Reflection on Palm Sunday – Year B

By: Fr Christopher Maseko

Palm Sunday Homily (Year B) 28 March 2021 - YouTubeClick here for Sunday’s readings

The Palm Sunday of the Lord’s Passion marks the start and the holiest time of the liturgical year of the Catholic Church; the Holy Week. Today’s liturgy combines two contrasting moments, one of glory, the other of suffering – the welcome of Jesus and His entry into Jerusalem through the Last Supper to his crucifixion, death, and resurrection.

We are told that Christ came into this world to announce the Good News. What was the good news he came to announce? It was the proclamation of the kingdom. You have often heard the expressions ‘Kingdom of God’ and ‘Kingdom of Heaven.’ The kingdom of God and the kingdom of heaven mean one and the same thing. If someone we to ask you as to what it was that you understood by the expression ‘Kingdom of God’ I wonder what you would have to say. The Kingdom of God is not a territory like the kingdom of Eswatini. The Kingdom of God means the reign of God in our lives. It is the central petition of the ‘Lord’s Prayer’ – Thy Kingdom come. Thy will be done. In fact, God’s Kingdom comes when His will is done in our lives. To belong to the Kingdom one must make a clear-cut decision. “no one,” said Jesus, “ who puts his hand to the plough and looks back is fit for the Kingdom of God.” There must be total commitment.

Continue reading “Reflection on Palm Sunday – Year B”

Reflection on the Fifth Sunday of Lent – Year B

By: Fr Christopher Maseko

HOMILY FOR THE FIFTH SUNDAY OF LENT YEAR B (4) - Catholic For LifeClick here for Sunday’s reading

Whoever serves me must follow me, says the Lord; and where I am, there also will my servant be. The message we hear in today’s Gospel, this Sunday, will again help us to prepare ourselves for Easter. It will help us to understand more clearly what Christ did for us at Easter.

In the Gospel we hear of some Greeks who wanted to see Jesus. This was extraordinary. Greeks were not of the race as the Jews; they were regarded as strangers and heathens. Surprisingly, Jesus rejoiced that they wanted to see him. In his spirit, he saw himself dying on the cross, all races and nations assembled around the cross. Therefore he said: when I am lifted up from the earth, I will draw all people to myself. Jesus wanted to die for all races and nations and bind them to himself with bonds of love. For he once mentioned that there is no grater love than to lay down one’s life for his friends.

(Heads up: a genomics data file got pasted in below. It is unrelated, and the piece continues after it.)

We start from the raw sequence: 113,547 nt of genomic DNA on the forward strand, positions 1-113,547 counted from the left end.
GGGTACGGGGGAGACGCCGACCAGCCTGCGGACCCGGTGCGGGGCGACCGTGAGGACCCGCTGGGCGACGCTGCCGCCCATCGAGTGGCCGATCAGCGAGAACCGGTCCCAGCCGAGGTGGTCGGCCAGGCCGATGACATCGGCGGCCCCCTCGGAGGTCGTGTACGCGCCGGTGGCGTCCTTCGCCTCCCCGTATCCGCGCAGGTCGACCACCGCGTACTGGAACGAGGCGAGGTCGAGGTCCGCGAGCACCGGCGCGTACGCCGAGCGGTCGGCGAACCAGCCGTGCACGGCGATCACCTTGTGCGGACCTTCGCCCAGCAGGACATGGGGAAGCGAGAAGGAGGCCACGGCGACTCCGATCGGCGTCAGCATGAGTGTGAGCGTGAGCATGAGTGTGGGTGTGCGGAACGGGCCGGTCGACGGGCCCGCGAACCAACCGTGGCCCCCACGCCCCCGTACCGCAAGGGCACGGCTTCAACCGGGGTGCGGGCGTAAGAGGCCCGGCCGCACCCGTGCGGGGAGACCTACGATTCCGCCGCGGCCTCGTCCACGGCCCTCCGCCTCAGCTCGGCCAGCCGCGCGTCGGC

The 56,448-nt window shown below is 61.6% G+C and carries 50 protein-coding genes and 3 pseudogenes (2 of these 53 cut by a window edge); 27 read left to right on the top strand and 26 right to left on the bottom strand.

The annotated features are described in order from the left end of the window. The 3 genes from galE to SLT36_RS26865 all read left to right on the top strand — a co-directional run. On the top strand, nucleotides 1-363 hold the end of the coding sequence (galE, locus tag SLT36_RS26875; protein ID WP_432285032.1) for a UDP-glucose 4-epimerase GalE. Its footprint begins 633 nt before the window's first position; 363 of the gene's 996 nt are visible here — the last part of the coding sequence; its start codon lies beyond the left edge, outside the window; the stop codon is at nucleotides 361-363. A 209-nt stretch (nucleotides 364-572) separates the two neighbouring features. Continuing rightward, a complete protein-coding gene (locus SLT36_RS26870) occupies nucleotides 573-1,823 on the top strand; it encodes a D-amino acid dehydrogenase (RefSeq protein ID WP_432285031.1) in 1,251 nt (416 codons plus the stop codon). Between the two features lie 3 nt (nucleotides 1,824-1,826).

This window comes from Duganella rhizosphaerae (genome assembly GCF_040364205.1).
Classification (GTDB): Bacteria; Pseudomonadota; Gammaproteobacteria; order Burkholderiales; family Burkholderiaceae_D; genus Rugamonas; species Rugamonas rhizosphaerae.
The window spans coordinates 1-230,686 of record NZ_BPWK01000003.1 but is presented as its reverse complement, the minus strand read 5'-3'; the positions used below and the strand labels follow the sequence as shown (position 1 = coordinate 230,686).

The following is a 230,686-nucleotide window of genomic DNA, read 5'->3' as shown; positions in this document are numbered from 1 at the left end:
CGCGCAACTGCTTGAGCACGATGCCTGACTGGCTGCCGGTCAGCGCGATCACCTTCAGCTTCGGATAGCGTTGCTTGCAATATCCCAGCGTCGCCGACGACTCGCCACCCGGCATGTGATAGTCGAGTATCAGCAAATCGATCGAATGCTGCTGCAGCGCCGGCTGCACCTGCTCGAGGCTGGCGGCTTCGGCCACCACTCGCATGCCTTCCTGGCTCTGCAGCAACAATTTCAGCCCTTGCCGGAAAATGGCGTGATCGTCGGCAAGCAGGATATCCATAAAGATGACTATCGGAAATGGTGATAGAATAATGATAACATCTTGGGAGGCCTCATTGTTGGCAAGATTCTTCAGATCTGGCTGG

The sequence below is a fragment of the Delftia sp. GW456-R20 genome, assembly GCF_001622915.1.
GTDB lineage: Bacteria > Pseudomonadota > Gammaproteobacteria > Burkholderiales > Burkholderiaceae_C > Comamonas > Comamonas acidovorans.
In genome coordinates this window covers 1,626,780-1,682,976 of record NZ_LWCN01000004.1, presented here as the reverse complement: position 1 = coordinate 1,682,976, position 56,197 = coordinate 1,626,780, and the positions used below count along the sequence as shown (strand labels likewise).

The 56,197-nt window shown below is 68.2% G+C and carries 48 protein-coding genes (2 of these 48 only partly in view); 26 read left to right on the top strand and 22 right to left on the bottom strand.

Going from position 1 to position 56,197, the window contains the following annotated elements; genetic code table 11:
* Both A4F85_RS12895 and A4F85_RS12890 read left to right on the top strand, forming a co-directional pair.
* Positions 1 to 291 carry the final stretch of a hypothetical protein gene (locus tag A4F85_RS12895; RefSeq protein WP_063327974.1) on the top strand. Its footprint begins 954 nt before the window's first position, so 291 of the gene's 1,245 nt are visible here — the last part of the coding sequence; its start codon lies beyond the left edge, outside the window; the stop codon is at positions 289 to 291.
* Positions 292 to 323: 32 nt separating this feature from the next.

Continue reading “Reflection on the Fifth Sunday of Lent – Year B”

Reflection on the Fourth Sunday of Lent Year B

By: Fr Christopher Maseko

HOMILY/REFLECTION FOR THE FOURTH SUNDAY OF LENT YEAR B (1) - Catholic For  LifeClick here for Sunday’s reflection

For God so loved the world that he gave his only Son, so that everyone who believes in him might not perish but might have eternal life.” In the baptism of Jesus in the river Jordan, God declared that he was well pleased with him because he intended to use him to play a significant role in winning back the whole of humanity that had strayed away from him. This aspect of being well pleased with his son demonstrates the undying love God has for those who would be followers of Jesus. The same is true of our parents when we are brought in this world, they are, of course, well pleased more so, if we are obedient to them. Our obedience will, inevitably have a positive impact on our parents and family at large. Many would even wish to have been members of this family.

Continue reading “Reflection on the Fourth Sunday of Lent Year B”

Reflection on the Third Sunday of Lent – Year B

By: Fr Christopher Maseko 

HOMILY/REFLECTION FOR THE THIRD SUNDAY OF LENT YEAR B (2) - Catholic For  LifeClick here for Sunday’s readings

Today’s Gospel presents the episode in which Jesus drove out the merchants from the temple of Jerusalem. He did this gesture by helping himself with a whip of cords and flipped the tables, saying” You shall not make my Father’s house a house of trade.” This decisive action carried out close to Passover, made a great impression on the crowd and aroused the hostility of the religious authorities. This action of Jesus was wholly different than His loving, gentle and kind previous actions. Perhaps, this has been our big question over the years. The temple has been the centre of spiritual power. The same time that believers are building temples to worship God, devil is trying to occupy them by religious people. The house of God is a house of prayer for all peoples. Unfortunately, the house of God had been changed into a den of thieves, and it was no longer a house of prayer.

Continue reading “Reflection on the Third Sunday of Lent – Year B”